New variables

Overview

To create a new variable, click + Create variable. New variables can be persisted in the output table, and also used in other parts of your transform – such as joins and filters. You can perform operations against existing variables using a wide array of methods that input different types of parameters.
For example, if we wanted to look at the ratio between total payments and billed charges for a given record, we could divide average_total_payments by average_estimated_submitted_costs:
Create an average_reimbursement variable using the Safe divide method
You can read more about new variable methods here.

Case method

A common method to create variables is a Case statement (or an 'if/else' statement), which allows you to specify one or more conditions to specify the values of the new variable.
For example, to create a boolean variable isInArizona, we would create a comparison which finds each row where the value for provider_state is AZ and sets the value of our new boolean variable to TRUE.
The Case method takes advantage of comparisons, which are used throughout Redivis transforms.

Cast method

Another common method to create variables is Cast, which allows you to convert variables of a given type to another type. This method is useful for creating variables of uniform type to work with in other methods, coercing numeric values from string typed variables, and many other applications.
For example, we can round our float-type average_reimbursement variable by casting it to an integer.
If the values in the input variable(s) can't be cast to the specified type, the transform will fail, unless you specify convert to null, which will set any un-cast-able values to null.

Format strings

Since there are a variety of formats to specify calendar and temporal data, it's often necessary to convert between temporal typed variables (of type Date, DateTime, or Time) and other string representations.
By using format strings – often in parseDate (to convert a string to a temporal variable) and formatDate (to convert a temporal variable to a string) – you can specify how various fields are encoded within your data and create new variables with the appropriate type.
For example, to convert dates of mm/dd/yy format (common in the U.S.; e.g. 03/22/89 ), we would specify the format string %m/%d/%y . For a DateTime displayed as Mon Oct 17 2016 17:32:56 , we would specify %a %b %d %Y %H:%M:%S
Below is a complete list of format elements and descriptions:
Format element
Description
%A
The full weekday name.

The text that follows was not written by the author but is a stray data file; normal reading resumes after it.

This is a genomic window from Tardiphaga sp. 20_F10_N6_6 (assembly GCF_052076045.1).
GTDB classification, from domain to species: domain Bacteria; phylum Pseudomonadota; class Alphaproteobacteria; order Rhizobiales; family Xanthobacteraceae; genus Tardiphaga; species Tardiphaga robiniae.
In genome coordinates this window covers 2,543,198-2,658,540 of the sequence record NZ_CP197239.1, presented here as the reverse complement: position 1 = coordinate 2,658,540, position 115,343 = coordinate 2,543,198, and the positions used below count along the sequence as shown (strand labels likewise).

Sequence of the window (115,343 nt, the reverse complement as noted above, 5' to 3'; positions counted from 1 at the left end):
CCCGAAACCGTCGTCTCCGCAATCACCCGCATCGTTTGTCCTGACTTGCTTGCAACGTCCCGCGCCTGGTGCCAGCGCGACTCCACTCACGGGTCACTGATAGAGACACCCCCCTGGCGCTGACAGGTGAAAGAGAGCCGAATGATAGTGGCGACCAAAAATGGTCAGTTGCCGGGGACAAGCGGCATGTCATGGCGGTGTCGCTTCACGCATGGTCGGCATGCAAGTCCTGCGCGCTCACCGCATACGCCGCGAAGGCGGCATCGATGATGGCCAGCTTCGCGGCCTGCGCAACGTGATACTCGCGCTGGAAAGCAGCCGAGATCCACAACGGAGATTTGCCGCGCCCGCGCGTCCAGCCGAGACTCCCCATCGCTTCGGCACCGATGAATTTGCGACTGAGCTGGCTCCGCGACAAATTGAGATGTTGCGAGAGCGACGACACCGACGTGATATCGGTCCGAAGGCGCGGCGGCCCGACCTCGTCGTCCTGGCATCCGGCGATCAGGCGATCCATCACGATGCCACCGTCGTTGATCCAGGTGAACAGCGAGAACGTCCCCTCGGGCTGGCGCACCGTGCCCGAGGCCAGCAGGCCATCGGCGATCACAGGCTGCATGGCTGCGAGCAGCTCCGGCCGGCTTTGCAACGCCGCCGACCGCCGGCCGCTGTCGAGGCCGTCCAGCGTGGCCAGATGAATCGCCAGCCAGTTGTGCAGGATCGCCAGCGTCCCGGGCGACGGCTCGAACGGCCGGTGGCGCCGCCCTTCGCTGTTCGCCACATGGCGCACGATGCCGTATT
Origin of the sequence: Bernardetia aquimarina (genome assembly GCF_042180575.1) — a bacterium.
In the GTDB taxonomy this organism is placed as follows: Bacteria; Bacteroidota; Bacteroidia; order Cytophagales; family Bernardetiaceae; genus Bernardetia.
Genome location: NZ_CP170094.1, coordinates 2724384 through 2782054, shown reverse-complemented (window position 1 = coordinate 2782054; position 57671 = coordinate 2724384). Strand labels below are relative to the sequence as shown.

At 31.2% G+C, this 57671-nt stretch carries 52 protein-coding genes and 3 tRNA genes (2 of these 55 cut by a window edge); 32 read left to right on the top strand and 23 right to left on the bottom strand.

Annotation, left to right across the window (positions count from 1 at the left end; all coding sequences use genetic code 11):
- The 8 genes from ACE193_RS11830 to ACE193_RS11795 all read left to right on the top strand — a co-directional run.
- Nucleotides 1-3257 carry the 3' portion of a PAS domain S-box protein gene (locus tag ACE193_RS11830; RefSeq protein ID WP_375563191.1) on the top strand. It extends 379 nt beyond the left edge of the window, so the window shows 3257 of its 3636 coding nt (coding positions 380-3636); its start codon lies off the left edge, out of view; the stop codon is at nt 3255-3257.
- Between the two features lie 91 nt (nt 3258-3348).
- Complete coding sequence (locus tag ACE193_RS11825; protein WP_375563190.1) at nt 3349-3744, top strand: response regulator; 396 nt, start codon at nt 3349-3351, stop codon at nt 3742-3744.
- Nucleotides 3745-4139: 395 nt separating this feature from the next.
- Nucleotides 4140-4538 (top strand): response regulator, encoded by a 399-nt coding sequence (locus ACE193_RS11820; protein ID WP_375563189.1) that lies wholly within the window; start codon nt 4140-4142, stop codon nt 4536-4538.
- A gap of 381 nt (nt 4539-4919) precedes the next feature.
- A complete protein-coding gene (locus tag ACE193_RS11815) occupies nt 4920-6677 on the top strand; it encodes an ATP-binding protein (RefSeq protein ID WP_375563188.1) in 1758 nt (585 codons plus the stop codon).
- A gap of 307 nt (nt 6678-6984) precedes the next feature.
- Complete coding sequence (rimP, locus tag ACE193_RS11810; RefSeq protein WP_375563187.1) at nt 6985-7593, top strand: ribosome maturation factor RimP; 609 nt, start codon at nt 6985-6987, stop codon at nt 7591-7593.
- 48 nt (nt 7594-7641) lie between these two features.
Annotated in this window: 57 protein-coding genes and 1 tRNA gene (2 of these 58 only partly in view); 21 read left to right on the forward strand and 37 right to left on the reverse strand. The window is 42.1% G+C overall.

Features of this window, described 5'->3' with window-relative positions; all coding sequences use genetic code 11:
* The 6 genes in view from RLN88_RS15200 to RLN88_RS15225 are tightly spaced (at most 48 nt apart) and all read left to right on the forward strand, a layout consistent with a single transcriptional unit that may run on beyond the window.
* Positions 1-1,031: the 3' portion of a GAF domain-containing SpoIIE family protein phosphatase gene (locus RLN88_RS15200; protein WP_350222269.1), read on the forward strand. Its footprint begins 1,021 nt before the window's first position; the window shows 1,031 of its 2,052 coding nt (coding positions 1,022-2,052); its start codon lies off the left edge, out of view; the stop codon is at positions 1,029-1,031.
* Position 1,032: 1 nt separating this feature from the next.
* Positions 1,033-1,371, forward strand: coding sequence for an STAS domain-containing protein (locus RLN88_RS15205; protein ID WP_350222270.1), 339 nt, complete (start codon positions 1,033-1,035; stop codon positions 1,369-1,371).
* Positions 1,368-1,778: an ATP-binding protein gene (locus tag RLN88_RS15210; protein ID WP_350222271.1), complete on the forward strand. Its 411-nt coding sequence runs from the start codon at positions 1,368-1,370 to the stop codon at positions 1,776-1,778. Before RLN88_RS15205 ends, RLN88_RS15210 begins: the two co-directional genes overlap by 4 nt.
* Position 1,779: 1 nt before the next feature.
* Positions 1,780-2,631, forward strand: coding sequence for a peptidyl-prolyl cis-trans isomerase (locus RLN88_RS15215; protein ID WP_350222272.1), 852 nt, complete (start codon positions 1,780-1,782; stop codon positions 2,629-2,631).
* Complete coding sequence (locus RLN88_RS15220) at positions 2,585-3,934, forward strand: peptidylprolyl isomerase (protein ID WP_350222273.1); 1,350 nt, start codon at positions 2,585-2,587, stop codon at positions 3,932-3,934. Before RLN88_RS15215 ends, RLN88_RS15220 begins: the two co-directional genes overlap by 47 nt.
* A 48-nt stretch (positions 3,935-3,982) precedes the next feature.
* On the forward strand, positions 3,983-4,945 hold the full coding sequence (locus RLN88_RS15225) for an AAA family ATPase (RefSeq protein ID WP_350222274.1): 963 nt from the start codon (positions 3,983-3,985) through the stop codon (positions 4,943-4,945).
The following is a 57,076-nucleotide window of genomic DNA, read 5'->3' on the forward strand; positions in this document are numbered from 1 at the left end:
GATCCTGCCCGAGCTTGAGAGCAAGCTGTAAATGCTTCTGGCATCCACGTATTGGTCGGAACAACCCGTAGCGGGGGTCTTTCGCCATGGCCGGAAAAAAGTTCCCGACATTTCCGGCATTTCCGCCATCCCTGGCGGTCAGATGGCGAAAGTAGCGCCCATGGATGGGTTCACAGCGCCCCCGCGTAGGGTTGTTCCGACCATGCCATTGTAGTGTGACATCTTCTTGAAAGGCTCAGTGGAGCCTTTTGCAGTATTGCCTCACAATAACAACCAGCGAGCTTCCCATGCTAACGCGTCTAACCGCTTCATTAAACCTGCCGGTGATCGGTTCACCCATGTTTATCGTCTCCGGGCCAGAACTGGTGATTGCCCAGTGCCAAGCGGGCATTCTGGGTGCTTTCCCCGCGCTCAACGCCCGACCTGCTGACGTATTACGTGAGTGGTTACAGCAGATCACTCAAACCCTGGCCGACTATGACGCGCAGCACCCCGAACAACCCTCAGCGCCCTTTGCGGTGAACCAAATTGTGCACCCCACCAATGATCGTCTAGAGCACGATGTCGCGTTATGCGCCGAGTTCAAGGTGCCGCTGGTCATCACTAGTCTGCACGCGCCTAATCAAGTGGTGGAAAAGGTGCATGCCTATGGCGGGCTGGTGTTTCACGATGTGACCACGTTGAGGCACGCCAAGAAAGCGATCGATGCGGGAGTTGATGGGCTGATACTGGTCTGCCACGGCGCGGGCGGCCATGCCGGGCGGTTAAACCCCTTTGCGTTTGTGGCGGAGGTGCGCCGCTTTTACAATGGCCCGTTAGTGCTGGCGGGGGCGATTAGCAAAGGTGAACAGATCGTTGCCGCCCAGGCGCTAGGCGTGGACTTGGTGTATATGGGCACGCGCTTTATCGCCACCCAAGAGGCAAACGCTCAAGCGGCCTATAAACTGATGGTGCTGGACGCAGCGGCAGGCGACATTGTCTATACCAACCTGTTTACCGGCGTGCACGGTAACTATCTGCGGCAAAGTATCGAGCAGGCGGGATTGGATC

%a
The abbreviated weekday name.
%B
The full month name.
%b or %h
The abbreviated month name.
%C
The century (a year divided by 100 and truncated to an integer) as a decimal number (00-99).
%c
The date and time representation.
%D
The date in the format %m/%d/%y.
%d
The day of the month as a decimal number (01-31).
%e
The day of month as a decimal number (1-31); single digits are preceded by a space.
%F
The date in the format %Y-%m-%d.
%G
The ISO 8601 year with century as a decimal number. Each ISO year begins on the Monday before the first Thursday of the Gregorian calendar year. Note that %G and %Y may produce different results near Gregorian year boundaries, where the Gregorian year and ISO year can diverge.
%g
The ISO 8601 year without century as a decimal number (00-99). Each ISO year begins on the Monday before the first Thursday of the Gregorian calendar year. Note that %g and %y may produce different results near Gregorian year boundaries, where the Gregorian year and ISO year can diverge.
%H
The hour (24-hour clock) as a decimal number (00-23).
%I
The hour (12-hour clock) as a decimal number (01-12).
%j
The day of the year as a decimal number (001-366).
%k
The hour (24-hour clock) as a decimal number (0-23); single digits are preceded by a space.
%l
The hour (12-hour clock) as a decimal number (1-12); single digits are preceded by a space.
%M
The minute as a decimal number (00-59).
%m
The month as a decimal number (01-12).
%n
A newline character.
%P
Either am or pm.
%p
Either AM or PM.
%R
The time in the format %H:%M.
%r
The 12-hour clock time using AM/PM notation.
%S
The second as a decimal number (00-60).
%s
The number of seconds since 1970-01-01 00:00:00. Always overrides all other format elements, independent of where %s appears in the string. If multiple %s elements appear, then the last one takes precedence.
%T
The time in the format %H:%M:%S.
%t
A tab character.
%U
The week number of the year (Sunday as the first day of the week) as a decimal number (00-53).
%u
The weekday (Monday as the first day of the week) as a decimal number (1-7).
%V
The week number of the year (Monday as the first day of the week) as a decimal number (01-53). If the week containing January 1 has four or more days in the new year, then it is week 1; otherwise it is week 53 of the previous year, and the next week is week 1.
%W
The week number of the year (Monday as the first day of the week) as a decimal number (00-53).
%w
The weekday (Sunday as the first day of the week) as a decimal number (0-6).
%X
The time representation in HH:MM:SS format.
%x
The date representation in MM/DD/YY format.
%Y
The year with century as a decimal number.
%y
The year without century as a decimal number (00-99), with an optional leading zero. Can be mixed with %C. If %C is not specified, years 00-68 are 2000s, while years 69-99 are 1900s.
%%
A single % character.
%E#S
Seconds with # digits of fractional precision.
%E*S
Seconds with full fractional precision (a literal '*').
%E4Y
Four-character years (0001 ... 9999). Note that %Y produces as many characters as it takes to fully render the year.

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Overview
Case method
Cast method
Format strings